And we know too, don't we? 

All of this has been done, and better, of course, by our friend Walt:

 

Others will enter the gates of the ferry, and cross from shore to shore;  

Others will watch the run of the flood-tide;  

Others will see the shipping of Manhattan north and west, and the heights of Brooklyn to the south and east; 

Others will see the islands large and small;  

Fifty years hence, others will see them as they cross, the sun half an hour high;  

A hundred years hence, or ever so many hundred years hence, others will see them,  

Will enjoy the sunset, the pouring in of the flood-tide, the falling back to the sea of the ebb-tide.

 

But that’s just the point, just the point exactly. There Walt stood, on the Brooklyn Ferry, more than a century and a half ago now, imagining forward, imagining us. He edges hopefully, hesitantly toward imagining us imagining him, but I don't think he quite sees us seeing him, thinking of him as impossibly remote, historical. He was too busy being himself, being modern (Lord! He thought himself modern, as Eiffel and Eads thought their steampunkery). He is so busy insisting on how like him we will be that he can't take time to imagine how very different the world will have become.

John and Jane, so dull of name, never touched fame. And I can't imagine them imagining in any detail this twenty-first century in which they are being written about and read about by means of a technology it would take a considerable while to explain to them. They were someone’s future, someone’s past. Maybe they thought about that too, maybe they imagined the bridge that would rise miraculously for their fiftieth anniversary. Most likely they went back to their farm in what was then the separate city of Florissant; the first crops would soon be ready, and there was work to do. We have passed over in silence the visions of the Indians whom they displaced, who in those days were still to be encountered at the fringes of the settlement. What did they think of the changes they saw? What did they remember, and what did they foresee?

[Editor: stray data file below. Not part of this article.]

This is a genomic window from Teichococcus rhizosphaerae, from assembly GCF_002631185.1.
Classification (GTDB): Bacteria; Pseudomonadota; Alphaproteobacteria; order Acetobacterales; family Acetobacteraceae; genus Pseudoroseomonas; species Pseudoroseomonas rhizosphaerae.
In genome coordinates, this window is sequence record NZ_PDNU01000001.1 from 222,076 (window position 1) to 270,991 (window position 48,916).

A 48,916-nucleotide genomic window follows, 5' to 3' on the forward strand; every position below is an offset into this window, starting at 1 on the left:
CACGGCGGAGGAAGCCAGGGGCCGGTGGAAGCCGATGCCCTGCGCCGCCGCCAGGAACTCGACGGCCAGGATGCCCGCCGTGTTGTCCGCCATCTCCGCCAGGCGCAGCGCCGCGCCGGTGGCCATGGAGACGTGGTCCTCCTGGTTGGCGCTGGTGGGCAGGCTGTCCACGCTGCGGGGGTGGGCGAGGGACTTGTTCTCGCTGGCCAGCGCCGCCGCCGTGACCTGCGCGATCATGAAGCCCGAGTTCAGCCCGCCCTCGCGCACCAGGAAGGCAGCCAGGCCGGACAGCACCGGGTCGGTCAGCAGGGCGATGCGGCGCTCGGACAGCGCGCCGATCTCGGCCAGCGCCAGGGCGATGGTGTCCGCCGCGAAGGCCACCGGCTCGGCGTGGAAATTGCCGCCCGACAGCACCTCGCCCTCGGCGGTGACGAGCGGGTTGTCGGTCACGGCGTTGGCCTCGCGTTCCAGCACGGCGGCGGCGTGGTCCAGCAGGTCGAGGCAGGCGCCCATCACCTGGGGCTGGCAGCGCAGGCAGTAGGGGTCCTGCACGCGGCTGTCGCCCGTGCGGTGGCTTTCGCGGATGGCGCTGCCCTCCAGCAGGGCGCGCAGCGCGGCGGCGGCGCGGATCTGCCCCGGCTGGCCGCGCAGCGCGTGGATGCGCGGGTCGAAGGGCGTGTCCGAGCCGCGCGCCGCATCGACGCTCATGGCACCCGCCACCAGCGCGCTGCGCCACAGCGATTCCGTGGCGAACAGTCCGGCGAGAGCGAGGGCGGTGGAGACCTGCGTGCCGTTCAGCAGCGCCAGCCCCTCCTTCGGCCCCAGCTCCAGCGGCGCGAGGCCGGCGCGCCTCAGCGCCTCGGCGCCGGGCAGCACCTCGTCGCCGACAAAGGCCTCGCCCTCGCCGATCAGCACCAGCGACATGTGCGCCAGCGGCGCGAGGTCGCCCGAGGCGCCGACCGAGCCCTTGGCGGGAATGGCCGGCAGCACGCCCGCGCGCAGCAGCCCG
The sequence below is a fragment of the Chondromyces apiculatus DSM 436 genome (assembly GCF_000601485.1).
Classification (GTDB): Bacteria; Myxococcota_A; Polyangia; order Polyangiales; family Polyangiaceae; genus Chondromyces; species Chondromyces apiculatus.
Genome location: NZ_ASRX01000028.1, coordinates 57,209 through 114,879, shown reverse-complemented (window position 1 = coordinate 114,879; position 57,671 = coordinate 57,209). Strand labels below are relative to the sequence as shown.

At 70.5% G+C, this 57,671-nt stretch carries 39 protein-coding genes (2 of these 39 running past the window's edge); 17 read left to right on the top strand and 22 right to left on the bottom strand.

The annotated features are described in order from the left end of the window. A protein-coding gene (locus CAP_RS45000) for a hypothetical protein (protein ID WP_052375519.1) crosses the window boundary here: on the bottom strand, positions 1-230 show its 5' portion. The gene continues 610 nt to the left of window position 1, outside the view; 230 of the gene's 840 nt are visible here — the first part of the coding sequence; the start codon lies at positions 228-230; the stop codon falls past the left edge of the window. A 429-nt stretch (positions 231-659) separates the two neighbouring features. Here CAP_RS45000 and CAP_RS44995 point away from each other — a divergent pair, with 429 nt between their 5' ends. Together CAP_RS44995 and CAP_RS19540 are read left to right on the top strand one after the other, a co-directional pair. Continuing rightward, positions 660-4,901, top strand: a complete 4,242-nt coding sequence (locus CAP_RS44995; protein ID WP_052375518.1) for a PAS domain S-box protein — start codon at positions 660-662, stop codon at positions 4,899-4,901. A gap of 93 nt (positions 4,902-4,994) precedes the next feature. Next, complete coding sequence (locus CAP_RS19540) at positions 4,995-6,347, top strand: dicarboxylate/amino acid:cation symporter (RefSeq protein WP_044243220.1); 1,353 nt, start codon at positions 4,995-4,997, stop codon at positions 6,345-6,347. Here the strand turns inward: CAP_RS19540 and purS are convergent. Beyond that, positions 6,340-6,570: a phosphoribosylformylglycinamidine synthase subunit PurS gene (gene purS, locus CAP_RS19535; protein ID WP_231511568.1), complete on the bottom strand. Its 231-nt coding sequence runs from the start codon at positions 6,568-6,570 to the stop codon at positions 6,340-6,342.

A poem is a moment of transport that takes us out of our selves. If that statement is not mere cliché, it means the poem forces upon us a sudden and intense experience of the nowness of now, the hereness of here, and paradoxically, of the pregnancy of here and now with past and future, all times and places, and the immanence in us, yes, of that good gray poet crossing Brooklyn Ferry and thinking laureate thoughts, but also of a red-cheeked, roughknuckled farm couple standing on a stinking riverbank on a hot Missouri morning, thinking probably in no very clear way about the "civilized" country across that impassable water, and the kneehigh corn demanding their attention on this side.

Let the cover photo stand for the contents of this issue – for the way, just to take an example, Frederick Zydek wonders, as surely every one of us has wondered, what it is to die, whether our experience of it is more or less what animals endure. Or the way Starr Goode asks us to join her in thinking about thinking about thinking about Falstaff – his cowardice, sensuality, brutality and wisdom. A fairly small percentage of our readers, I feel safe in saying, have travelled to Nigeria. But which of us has not made a journey like that of Onuora in Okechukwu Otukwu’s “The Cousin from Abroad”?

Graduate students of a certain vintage had to pay homage to the Nietzschean view of language as a “prisonhouse,” but to me it has always been the keyring  dangling from the jailor’s belt – or maybe better, a scrap of flexible steel that, with patience, cunning, luck (often in short supply) and time (of which we have both too little and too much) we can turn into a jimmy. It is the means of escape from the prisonhouse of mere self, mere now, mere here.

So come ahead -- the door's unlocked, the bridge stands open.

 

 

 

Adam Brooke Davis